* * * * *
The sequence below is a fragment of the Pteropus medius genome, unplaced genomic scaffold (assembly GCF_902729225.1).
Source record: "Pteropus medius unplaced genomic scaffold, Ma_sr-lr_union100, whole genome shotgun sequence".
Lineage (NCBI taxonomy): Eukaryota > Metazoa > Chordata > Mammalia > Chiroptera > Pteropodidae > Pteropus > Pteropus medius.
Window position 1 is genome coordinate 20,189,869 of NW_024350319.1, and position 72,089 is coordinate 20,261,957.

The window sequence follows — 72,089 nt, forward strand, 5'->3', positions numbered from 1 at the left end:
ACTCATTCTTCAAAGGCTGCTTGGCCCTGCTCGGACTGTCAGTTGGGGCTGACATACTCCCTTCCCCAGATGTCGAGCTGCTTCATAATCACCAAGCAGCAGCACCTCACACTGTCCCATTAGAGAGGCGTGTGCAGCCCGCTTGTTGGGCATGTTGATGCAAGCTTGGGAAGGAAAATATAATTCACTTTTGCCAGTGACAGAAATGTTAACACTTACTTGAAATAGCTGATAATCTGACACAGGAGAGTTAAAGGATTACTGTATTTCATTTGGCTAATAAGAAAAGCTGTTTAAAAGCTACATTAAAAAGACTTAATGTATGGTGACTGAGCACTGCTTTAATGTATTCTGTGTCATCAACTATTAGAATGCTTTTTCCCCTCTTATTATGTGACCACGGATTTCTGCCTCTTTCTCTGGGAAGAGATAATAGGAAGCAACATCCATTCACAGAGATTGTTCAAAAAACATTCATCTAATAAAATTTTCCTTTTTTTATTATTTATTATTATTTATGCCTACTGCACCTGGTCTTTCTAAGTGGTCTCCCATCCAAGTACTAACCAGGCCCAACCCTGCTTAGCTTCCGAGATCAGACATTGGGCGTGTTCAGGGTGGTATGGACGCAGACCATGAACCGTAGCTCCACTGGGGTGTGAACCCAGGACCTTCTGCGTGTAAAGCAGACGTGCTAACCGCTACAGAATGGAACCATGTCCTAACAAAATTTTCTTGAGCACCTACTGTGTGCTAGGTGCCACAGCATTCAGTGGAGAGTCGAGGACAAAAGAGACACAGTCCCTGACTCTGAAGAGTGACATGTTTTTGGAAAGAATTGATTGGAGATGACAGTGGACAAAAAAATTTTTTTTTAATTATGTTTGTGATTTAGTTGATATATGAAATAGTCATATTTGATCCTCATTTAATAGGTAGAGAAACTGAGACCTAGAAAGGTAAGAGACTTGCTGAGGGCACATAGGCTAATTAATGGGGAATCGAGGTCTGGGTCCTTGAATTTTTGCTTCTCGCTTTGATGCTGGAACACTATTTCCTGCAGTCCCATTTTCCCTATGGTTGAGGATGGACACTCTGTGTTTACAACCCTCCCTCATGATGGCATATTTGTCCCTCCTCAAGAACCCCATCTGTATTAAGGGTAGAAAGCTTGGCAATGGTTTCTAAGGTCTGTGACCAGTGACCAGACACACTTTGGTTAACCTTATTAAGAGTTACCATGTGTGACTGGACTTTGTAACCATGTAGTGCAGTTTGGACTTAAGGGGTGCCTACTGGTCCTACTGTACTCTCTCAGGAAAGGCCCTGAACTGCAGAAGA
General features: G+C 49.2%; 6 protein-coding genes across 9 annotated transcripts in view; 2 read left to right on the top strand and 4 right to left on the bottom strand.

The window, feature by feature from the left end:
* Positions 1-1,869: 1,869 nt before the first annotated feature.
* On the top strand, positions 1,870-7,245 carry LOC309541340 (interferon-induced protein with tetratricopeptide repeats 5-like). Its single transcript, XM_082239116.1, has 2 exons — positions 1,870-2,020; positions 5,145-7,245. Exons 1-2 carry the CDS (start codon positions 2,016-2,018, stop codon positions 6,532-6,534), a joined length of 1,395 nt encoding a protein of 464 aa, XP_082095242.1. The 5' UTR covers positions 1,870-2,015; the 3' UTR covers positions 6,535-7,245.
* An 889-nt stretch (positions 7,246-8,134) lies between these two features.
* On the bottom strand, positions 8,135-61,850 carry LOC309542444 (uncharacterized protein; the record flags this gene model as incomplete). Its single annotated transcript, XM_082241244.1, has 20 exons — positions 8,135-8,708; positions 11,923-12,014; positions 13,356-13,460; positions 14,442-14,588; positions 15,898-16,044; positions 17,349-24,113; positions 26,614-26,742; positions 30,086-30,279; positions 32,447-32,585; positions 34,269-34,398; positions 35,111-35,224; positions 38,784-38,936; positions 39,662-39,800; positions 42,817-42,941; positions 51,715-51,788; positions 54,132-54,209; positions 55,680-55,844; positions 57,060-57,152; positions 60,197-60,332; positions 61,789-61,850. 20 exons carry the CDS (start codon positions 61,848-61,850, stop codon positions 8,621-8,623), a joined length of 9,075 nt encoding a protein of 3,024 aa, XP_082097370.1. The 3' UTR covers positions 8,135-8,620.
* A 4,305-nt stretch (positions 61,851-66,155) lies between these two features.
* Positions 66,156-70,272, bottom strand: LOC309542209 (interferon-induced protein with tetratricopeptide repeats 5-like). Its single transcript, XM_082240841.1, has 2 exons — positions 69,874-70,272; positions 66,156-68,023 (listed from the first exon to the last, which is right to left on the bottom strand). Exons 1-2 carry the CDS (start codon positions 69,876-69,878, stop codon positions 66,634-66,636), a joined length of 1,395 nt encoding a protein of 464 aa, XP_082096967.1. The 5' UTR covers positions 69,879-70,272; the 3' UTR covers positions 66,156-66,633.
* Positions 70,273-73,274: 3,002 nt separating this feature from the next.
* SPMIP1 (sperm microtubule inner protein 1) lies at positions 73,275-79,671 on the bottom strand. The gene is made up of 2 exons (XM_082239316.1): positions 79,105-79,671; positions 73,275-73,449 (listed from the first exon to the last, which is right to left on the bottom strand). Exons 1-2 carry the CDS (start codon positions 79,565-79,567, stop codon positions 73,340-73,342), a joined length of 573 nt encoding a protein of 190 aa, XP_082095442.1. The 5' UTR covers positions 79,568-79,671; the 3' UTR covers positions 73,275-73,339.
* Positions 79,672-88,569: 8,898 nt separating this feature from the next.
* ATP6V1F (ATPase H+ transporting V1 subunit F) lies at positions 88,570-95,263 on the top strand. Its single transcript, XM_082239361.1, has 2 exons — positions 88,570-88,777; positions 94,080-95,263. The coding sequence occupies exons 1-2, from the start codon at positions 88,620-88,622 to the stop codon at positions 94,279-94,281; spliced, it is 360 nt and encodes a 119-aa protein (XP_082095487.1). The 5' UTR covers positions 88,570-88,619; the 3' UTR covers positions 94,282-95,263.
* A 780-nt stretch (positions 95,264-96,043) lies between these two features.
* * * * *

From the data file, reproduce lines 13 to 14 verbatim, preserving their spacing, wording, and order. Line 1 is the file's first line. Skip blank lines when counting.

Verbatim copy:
* A 4,305-nt stretch (positions 61,851-66,155) lies between these two features.
* Positions 66,156-70,272, bottom strand: LOC309542209 (interferon-induced protein with tetratricopeptide repeats 5-like). Its single transcript, XM_082240841.1, has 2 exons — positions 69,874-70,272; positions 66,156-68,023 (listed from the first exon to the last, which is right to left on the bottom strand). Exons 1-2 carry the CDS (start codon positions 69,876-69,878, stop codon positions 66,634-66,636), a joined length of 1,395 nt encoding a protein of 464 aa, XP_082096967.1. The 5' UTR covers positions 69,879-70,272; the 3' UTR covers positions 66,156-66,633.